Roger Craver, co-editor of The Agitator, and one of the Founding Fathers of modern direct mail fundraising, stated:

“‘Top of my head’ would be about 4 to 5 years. The single donors who only ever give one gift weigh down longevity. If you’re looking only at donors who make two or more gifts, I would say the span is closer to 7 or 8 years.”

“There is no ‘average donor,'” protested Sean Triner, co-founder of Pareto, Australia’s top fundraising agency. “Street acquired monthly giver? SMS donor? Emergency responder? Event participant? Direct mail? Major donors? Digital acquired monthly giver? Direct mail donor who starts a monthly gift? To average across all of them makes no sense.”

Still, he humored me. “The average will be around 2-3 years,” assuming you include in your calculation one-time donors. Those one-timers “account for more than half” and drag down the average.

Mark Phillips, founder and manager of Bluefrog in London, “I’m probably closer to Sean. I find that the best 5% of the file tend to stick with you forever. The problem is the other 70% of people who only ever intended to give once. They really drag your average down.”


Don’t overestimate the “stickiness” of donors. Over half give just once. Very few donors stay longer than a few years: precisely 4.6 years in the UK, according to Adrian’s research. Which means a program for regularly acquiring new donors remains vital to your financial health.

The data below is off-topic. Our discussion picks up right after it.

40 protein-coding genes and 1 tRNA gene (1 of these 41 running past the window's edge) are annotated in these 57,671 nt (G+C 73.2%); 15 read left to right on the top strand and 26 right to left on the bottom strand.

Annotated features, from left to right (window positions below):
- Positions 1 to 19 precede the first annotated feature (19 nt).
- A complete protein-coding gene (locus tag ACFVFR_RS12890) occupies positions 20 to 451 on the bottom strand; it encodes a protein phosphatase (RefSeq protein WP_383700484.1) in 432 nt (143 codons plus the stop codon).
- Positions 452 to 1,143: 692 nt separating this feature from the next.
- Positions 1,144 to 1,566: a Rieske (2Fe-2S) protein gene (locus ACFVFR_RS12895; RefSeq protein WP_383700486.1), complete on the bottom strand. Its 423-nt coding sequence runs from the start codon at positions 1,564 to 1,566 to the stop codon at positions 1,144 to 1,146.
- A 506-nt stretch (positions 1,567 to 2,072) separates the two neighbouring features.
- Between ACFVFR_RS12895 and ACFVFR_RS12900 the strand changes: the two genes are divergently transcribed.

Pay special attention to the “4%.” According to the Pareto Principle, generally speaking, 20% of your donors will account for 80% of your charitable income. But, as Damian O’Broin, founder of Ask Direct in Ireland, teaches, you should run the Pareto Principle twice. Because 20% of your first 20% (4% of your givers, in other words) will usually account for the bulk (64%) of the giving. That 4% deserve extraordinary attention.

Not all charities are equally compelling, as Rory and Beth Ann note. The more intimate and personal my connection to you (e.g., I sweated out my degree in your classrooms or you cured me in your surgical theater), the longer I’m likely to give. Beth Ann added this, “The rise of peer-to-peer giving shortens the lifespan of donors. They give to a ‘charity’ but are really usually only giving to their friends. This certainly has the great opportunity of casting a wide net, but the net is gossamer.”